Joannes Nevius

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Joannes Nevius (circa 1627 - circa June 1672) was the third secretary of New Amsterdam under the Director-General of New Netherland. He became the first secretary of New York City under the English.[1]

Biography[edit]

Nevius was baptized March 14, 1627, at his father's church in Zoelen, in Guelderland, just north of Brabant. He moved with the family to Venlo in 1634. Sometime before 1646, the family moved to Kampen (the father may have been dead by that point).

Nevius entered the University of Leyden in 1646. In 1651 (or possibly 1650), he sailed to America, probably leaving from Amsterdam. When he landed in Manhattan, it contained perhaps 1,000 inhabitants. Peter Stuyvesant was governor. The village was called Manhattoes until 1653, when it was incorporated as the city of New Amsterdam.

Joannes Nevius was probably a merchant when he first arrived. The first record of him in Manhattan is March 3, 1652, when he witnessed a baptism. On March 13, 1653, he was assessed 100 guilders to help pay for the city's defensive wall.[2] On September 1, 1653, he was appointed arbitrator in a suit for wages.

On November 18, 1653, he married Adriaentje Bleijck. On November 22, 1653, he signed a "Remonstrance of the Merchants of New Amsterdam in Regard to the Imposition of Import Duties."

He owned a lot at what is now 80 Broadway and may have had his house there. This land was taken from him by the city on May 3, 1657, for a parade ground.

November 30, 1654, he appeared in court as attorney-in-fact for his father-in-law, who was defendant in a suit regarding the construction and outfitting of a ship, the Nieuwe Liefde. This suit dragged on for several years.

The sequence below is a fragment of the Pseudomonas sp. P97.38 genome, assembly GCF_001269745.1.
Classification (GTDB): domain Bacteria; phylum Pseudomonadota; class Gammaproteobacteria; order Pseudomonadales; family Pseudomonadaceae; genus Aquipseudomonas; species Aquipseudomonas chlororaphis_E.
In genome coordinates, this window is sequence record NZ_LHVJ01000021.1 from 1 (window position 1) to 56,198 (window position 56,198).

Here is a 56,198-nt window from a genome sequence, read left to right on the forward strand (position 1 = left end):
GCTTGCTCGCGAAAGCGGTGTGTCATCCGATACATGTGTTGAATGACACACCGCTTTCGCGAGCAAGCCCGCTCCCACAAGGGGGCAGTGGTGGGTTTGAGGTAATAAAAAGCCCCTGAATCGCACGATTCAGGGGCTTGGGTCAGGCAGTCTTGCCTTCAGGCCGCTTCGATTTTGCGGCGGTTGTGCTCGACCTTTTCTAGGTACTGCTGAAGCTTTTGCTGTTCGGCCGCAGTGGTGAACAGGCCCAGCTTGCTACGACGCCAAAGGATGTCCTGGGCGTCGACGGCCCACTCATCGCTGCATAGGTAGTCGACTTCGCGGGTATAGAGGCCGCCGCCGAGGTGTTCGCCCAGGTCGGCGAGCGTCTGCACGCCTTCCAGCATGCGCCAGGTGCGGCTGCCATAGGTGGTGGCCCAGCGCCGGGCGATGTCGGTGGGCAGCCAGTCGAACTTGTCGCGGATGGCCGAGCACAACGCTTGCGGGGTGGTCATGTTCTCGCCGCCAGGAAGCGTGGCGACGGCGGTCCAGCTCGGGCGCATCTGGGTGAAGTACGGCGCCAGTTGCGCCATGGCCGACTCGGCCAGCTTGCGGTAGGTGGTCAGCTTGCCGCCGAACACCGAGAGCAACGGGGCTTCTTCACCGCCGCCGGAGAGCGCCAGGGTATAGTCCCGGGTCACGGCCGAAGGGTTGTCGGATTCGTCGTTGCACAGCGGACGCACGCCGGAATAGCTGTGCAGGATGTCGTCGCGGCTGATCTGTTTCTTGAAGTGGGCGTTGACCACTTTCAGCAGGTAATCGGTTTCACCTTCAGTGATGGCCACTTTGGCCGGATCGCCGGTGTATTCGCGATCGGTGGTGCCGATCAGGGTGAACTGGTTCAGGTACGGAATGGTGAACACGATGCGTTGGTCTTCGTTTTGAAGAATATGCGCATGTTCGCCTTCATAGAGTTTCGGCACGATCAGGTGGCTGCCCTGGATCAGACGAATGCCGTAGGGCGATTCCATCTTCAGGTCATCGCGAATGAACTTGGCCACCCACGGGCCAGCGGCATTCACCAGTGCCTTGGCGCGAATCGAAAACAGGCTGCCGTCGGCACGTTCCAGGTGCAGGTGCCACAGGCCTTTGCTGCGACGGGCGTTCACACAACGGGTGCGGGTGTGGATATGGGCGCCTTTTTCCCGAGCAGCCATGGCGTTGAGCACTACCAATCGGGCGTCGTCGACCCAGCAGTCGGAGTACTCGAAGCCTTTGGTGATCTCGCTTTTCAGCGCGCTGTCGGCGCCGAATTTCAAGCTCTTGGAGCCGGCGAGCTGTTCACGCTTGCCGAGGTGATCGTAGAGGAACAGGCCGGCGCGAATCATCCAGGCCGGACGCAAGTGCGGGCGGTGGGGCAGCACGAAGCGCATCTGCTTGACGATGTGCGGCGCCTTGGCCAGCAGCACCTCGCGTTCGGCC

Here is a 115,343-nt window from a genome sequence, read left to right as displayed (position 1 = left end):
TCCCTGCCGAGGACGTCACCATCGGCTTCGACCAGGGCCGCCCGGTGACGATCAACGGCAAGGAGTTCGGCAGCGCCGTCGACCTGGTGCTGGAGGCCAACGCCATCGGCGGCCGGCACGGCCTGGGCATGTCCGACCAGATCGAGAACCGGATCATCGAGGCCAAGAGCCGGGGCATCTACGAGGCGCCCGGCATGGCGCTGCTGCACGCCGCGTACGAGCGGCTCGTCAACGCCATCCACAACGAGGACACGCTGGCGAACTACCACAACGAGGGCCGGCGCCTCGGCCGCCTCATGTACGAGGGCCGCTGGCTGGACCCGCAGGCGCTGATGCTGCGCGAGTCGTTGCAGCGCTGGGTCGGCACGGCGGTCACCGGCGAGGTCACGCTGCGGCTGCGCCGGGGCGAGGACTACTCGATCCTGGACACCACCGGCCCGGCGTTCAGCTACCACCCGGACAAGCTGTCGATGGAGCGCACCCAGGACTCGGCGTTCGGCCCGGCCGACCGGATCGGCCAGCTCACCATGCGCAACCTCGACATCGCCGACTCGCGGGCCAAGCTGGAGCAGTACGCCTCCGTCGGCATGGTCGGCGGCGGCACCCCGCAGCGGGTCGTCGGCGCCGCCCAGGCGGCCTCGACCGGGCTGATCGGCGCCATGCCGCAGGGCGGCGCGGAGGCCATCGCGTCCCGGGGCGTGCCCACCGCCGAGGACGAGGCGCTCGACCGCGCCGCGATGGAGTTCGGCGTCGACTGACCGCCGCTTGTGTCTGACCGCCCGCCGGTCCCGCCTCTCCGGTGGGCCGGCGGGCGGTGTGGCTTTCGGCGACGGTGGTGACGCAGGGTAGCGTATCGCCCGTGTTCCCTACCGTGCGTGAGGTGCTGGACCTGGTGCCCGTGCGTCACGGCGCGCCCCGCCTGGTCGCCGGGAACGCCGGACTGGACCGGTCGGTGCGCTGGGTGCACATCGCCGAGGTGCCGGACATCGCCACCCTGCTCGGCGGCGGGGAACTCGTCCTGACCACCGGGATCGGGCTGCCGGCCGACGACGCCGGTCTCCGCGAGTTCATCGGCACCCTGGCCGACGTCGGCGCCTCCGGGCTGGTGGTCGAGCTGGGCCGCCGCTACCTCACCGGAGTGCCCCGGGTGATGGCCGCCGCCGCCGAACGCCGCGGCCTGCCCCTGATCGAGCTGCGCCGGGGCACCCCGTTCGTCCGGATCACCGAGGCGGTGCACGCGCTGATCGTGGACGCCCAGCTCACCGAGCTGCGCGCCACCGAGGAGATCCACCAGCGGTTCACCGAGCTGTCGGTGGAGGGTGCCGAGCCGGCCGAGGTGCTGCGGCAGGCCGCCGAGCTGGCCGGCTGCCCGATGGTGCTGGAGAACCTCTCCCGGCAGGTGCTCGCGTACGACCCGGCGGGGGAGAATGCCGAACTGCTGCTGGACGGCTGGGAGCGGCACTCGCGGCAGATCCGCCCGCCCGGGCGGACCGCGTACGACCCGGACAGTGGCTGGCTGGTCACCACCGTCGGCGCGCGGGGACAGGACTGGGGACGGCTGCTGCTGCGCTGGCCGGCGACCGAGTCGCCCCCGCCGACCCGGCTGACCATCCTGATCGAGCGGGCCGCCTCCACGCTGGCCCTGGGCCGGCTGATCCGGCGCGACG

December 8, 1654, Joannes Nevius was named a city Schepen (filling the term of a Schepen who had been murdered). There were five city Schepens and two Burgomasters, who sat as magistrates and city council in the Court of Burgomasters and Schepens at the Stadt Huis, or city hall.

On January 31, 1655, his term as Schepen was renewed for one year.

By January 18, 1655, Joannes Nevius was a deacon in the Dutch church.

On March 2, 1655, Nevius purchased a house on the north side of Pearl St. (present nos. 35 & 37). He probably moved to this house from the house at 80 Broadway.

September 15, 1655, New Amsterdam was attacked by 2,000 Indians, who destroyed 28 farms, killed 100 settlers, and took 150 prisoners.

On January 24, 1656, Joannes Nevius appeared as the plaintiff in a suit against Pieter van Couwenhoven for action on a debt of 283 florins.

February 7, 1656, Nevius' term as Schepen expired. Some time during 1656 he bought land in Brooklyn, at "The Ferry," probably from his father-in-law.

October 1657, he was sworn in as City Secretary. He resided in the Stadt Huis (71 & 73 Pearl St.). He kept the minutes of the Court of Burgomasters and Schepens, recorded deeds, and prepared official documents. He was also vendue master, i.e., he conducted all public sales (for a fee of 3 guilders per transaction), and he was law librarian. From this time, started spelling his name consistently "Joannes" instead of "Johannes."

On July 22, 1658, he conveyed his house and lot on Pearl St. to Cornelius Steenwyck.

September 6, 1664, the British took New Amsterdam and renamed it New York. In October, all the inhabitants were required to swear an oath of allegiance to King Charles II.

Joannes Nevius continued as City Secretary under the British. On June 12, 1665, the city government was restructured after the British model of mayor, aldermen, and sheriff. On June 19, it was found that the City Secretary could not keep minutes in English, and on June 27 Joannes resigned his position.

The Nevius family moved out of the Stadt Huis and onto Hoogh (High) Street. Not much is known about his whereabouts or activities from 1665 to 1670. By about 1670, Joannes Nevius and family were on the other side of the East River in Brooklyn, leasing and living in the ferry house there. He ran the ferry (probably hiring ferrymen) and a tavern in the ferry house.

Joannes Nevius died in May or June 1672. By June 10, 1672, his wife signed a petition to hold the ferry house as "widow." Following Dutch custom, his grave was probably unmarked and its location is now unknown.[1]

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